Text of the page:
IAEA team completes review of Australian regulator

20 November 2018

The Australian Radiation Protection and Nuclear Safety Agency (ARPANSA) is committed to strengthening its regulatory framework for nuclear and radiation safety, a mission from the International Atomic Energy Agency (IAEA) has concluded, noting areas for further enhancements.

The 20-member team completed a 12-day Integrated Regulatory Review Service (IRRS) mission on 16 November to assess the regulatory framework for nuclear and radiation safety in Australia. The mission was hosted by the government and the ARPANSA.

IRRS missions are designed to strengthen the effectiveness of the national radiation safety regulatory infrastructure, while recognising the responsibility of each member state to ensure nuclear and radiation safety. The missions compare regulatory technical and policy issues with IAEA safety standards and, where appropriate, good practices elsewhere. The regulatory review process also draws directly upon the wide-ranging international experience and expertise of the regulatory review team members. The review results in a report that identifies good practices and provides recommendations and suggestions for improvement.

Under Australia's federal system of government, ARPANSA regulates Commonwealth entities and other entities are regulated within the six states and two territories. The majority of licensed activities in Australia are carried out within states and territories. This was the third IRRS mission to Australia since 2007 and the first to include all nine jurisdictions.

The IRRS mission met with all nine radiation safety regulators: ARPANSA for the Commonwealth of Australia, Queensland Health, the New South Wales Environment Protection Authority, Victoria's Department of Health and Human Services, South Australia's Environment Protection Authority, Tasmania's Department of Health, Western Australia's Radiological Council, the Northern Territory's Department of Health, and the Australian Capital Territory's Health Protection Service.

The IAEA said it was the first such IRRS mission and is a model that other federal countries may want to consider. It also noted ongoing activities to address consistency in Australia's radiation safety programmes, but said "further efforts were warranted in several areas".

The IRRS review covered, for example: responsibilities and functions of the government and of the regulatory body; the global safety regime; activities of the regulatory body including authorisation, review and assessment, inspection and enforcement processes; development and content of regulations and guides; emergency preparedness and response; occupational radiation protection; patient protection; discharges and material clearance; transport; waste management; decommissioning and interface of safety with nuclear security.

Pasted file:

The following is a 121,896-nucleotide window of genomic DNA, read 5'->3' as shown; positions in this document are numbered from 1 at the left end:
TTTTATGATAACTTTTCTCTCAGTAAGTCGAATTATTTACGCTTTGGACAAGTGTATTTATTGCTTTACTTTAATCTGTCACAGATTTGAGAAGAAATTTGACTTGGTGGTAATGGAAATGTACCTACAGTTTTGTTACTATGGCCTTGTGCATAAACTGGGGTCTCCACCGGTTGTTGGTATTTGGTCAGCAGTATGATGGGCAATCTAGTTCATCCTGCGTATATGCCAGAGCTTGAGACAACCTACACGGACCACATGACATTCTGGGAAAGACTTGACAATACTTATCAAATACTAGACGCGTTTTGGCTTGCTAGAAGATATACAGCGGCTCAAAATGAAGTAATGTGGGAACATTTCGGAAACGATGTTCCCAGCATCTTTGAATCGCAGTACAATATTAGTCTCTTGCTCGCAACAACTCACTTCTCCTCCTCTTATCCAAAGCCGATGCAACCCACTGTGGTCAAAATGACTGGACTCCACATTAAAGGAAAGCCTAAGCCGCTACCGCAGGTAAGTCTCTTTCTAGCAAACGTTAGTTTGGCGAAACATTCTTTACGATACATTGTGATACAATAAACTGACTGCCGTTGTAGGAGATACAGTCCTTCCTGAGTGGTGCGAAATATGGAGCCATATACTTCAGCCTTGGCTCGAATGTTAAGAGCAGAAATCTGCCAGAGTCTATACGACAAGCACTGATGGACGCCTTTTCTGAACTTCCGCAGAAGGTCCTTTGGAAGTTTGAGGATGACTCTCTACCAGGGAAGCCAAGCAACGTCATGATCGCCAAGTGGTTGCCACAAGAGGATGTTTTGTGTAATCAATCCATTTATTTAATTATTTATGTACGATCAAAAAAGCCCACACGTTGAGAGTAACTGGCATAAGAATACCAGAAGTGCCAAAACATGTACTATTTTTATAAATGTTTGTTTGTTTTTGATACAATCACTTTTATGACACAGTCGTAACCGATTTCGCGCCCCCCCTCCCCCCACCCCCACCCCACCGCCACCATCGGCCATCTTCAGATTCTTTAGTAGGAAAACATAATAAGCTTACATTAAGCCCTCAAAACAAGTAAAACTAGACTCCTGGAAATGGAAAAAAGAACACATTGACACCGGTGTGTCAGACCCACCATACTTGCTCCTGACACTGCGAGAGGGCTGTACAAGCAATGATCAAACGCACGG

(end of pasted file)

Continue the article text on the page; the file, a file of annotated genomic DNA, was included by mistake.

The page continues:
In its preliminary report, the team identified good practices, including that ARPANSA, together with state and territory regulatory bodies, has established comprehensive guidance that addresses existing exposure situations. It also said ARPANSA integrates all types of risks in the management processes, the regulatory activities, and day-to-day work activities in a "holistic and comprehensive way".

The team made a number of recommendations and suggestions for further enhancements. These included that all relevant authorities should consider formalising the existing elements of the framework for safety into comprehensive national policy and strategy for safety. It also recommended the federal government make a firm commitment and take actions with specific milestones to address decommissioning of facilities and radioactive waste management. The team also said the governments of all jurisdictions should ensure that all parties responsible for the safety of facilities and regulatory activities have the necessary capabilities and human resources to carry out their responsibilities. ARPANSA, the team said, should establish criteria to evaluate the effectiveness of licensees' emergency exercises and assign roles and responsibilities for its staff during emergency situations.

Mission team leader Petteri Tiippana, director general of Finland's Radiation and Nuclear Safety Authority, said: "Australia has demonstrated a strong commitment to continuous improvement in nuclear and radiation safety and in regulatory oversight of such facilities and activities, We are confident that Australia will take further steps, assuring a consistent level of safety and protection of people and the environment across the country."

The IAEA team will provide the Australian government with its final mission report in about three months.

ARPANSA CEO Carl-Magnus Larsson said, "The IRRS has enabled us to have a frank and open exchange and discuss the strengths of the system as well as the barriers in implementing uniform radiation protection regulation. I am looking forward to working with our state and territory counterparts to bring the IRRS recommendations into fruition."

Australia uses radiation sources in medical and industrial applications, as well as in science and research, including at The Australian Nuclear Science and Technology Organisation's research reactor at Lucas Heights, Sydney. The country has storage facilities for low- and intermediate-level radioactive waste, and plans to establish a national radioactive waste management facility.

Researched and written by World Nuclear News